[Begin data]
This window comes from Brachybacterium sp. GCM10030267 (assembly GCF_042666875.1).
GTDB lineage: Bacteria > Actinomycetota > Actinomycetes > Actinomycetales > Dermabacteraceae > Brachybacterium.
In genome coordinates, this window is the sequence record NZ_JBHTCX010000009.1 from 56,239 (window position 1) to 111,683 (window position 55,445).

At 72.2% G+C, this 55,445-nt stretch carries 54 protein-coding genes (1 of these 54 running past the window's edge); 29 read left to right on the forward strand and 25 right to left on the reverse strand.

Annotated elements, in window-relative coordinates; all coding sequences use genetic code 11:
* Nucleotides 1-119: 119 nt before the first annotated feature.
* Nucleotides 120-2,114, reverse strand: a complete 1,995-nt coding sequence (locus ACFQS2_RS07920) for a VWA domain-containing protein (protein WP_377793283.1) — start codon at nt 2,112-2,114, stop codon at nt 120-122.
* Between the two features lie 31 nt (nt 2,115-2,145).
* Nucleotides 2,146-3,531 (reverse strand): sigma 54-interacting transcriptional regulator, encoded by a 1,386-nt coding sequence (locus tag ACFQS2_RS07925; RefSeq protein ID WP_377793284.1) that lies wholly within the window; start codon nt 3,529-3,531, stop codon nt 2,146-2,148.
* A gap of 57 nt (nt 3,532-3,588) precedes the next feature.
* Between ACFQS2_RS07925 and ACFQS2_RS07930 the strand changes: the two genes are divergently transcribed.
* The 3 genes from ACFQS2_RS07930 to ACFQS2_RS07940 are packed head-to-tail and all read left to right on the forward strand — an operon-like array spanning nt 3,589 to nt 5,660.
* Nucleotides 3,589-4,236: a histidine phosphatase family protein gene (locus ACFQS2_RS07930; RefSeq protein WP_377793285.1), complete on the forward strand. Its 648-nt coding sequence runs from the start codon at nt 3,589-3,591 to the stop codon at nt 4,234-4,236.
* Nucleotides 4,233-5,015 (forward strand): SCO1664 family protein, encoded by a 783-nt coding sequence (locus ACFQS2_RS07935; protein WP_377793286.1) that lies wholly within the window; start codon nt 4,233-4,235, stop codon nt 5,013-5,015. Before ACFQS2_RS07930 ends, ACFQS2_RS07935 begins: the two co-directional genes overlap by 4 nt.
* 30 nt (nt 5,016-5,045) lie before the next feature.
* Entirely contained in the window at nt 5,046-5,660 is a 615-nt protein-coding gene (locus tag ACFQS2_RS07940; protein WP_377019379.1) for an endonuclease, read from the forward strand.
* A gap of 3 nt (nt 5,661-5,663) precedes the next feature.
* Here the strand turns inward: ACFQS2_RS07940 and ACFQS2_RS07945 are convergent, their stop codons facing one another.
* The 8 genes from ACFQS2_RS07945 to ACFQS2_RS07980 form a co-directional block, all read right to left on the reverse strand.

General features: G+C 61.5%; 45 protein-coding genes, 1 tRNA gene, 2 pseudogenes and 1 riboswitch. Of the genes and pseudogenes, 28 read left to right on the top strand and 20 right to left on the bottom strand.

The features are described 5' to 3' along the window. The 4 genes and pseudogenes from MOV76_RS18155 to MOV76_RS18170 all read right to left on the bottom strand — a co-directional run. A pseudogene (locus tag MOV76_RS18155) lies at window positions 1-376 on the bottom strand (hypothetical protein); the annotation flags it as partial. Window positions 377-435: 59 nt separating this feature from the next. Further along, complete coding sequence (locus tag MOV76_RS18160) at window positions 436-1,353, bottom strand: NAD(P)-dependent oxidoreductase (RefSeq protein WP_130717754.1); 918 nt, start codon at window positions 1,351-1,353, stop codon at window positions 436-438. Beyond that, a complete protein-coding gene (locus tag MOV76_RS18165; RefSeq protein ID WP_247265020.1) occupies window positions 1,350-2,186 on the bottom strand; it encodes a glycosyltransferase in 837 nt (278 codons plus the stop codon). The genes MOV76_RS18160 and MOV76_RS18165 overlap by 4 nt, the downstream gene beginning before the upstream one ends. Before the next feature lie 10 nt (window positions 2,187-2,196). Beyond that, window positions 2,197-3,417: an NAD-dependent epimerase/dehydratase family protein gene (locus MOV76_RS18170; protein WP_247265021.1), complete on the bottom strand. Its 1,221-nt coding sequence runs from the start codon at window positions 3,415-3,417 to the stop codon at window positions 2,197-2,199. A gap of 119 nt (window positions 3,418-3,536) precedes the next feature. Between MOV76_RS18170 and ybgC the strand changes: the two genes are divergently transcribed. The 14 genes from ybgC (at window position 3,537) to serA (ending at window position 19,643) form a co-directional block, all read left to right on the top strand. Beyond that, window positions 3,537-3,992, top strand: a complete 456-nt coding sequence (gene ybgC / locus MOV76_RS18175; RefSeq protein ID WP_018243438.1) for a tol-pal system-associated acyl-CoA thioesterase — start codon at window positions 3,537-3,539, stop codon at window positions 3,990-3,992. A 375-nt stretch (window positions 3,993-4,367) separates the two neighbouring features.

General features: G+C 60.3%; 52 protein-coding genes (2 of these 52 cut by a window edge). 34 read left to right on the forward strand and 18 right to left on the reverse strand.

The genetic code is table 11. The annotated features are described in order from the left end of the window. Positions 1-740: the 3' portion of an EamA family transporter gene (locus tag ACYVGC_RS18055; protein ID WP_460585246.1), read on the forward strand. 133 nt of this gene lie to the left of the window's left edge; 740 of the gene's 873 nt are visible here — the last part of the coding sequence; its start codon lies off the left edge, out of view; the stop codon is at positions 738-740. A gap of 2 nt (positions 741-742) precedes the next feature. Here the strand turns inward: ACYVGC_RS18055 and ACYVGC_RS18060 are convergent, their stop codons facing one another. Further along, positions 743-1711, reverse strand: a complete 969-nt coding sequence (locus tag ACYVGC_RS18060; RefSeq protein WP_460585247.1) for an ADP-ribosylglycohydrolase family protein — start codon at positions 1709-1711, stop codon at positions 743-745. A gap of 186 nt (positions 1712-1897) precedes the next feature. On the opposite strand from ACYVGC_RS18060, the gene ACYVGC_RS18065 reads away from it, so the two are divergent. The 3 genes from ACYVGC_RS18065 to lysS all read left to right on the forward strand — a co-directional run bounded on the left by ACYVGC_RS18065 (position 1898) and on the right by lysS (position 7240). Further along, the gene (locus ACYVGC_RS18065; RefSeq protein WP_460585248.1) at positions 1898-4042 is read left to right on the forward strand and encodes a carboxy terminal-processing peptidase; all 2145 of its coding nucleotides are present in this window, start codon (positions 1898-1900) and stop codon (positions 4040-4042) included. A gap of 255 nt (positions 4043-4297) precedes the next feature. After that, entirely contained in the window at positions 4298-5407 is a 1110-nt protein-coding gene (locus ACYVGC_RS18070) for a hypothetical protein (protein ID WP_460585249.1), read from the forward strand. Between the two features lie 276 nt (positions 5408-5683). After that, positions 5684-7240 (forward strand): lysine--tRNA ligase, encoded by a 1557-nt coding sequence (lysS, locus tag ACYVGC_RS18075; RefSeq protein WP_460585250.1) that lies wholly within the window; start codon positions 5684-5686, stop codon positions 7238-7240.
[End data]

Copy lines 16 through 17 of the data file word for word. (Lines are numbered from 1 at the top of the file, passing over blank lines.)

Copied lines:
* Entirely contained in the window at nt 5,046-5,660 is a 615-nt protein-coding gene (locus tag ACFQS2_RS07940; protein WP_377019379.1) for an endonuclease, read from the forward strand.
* A gap of 3 nt (nt 5,661-5,663) precedes the next feature.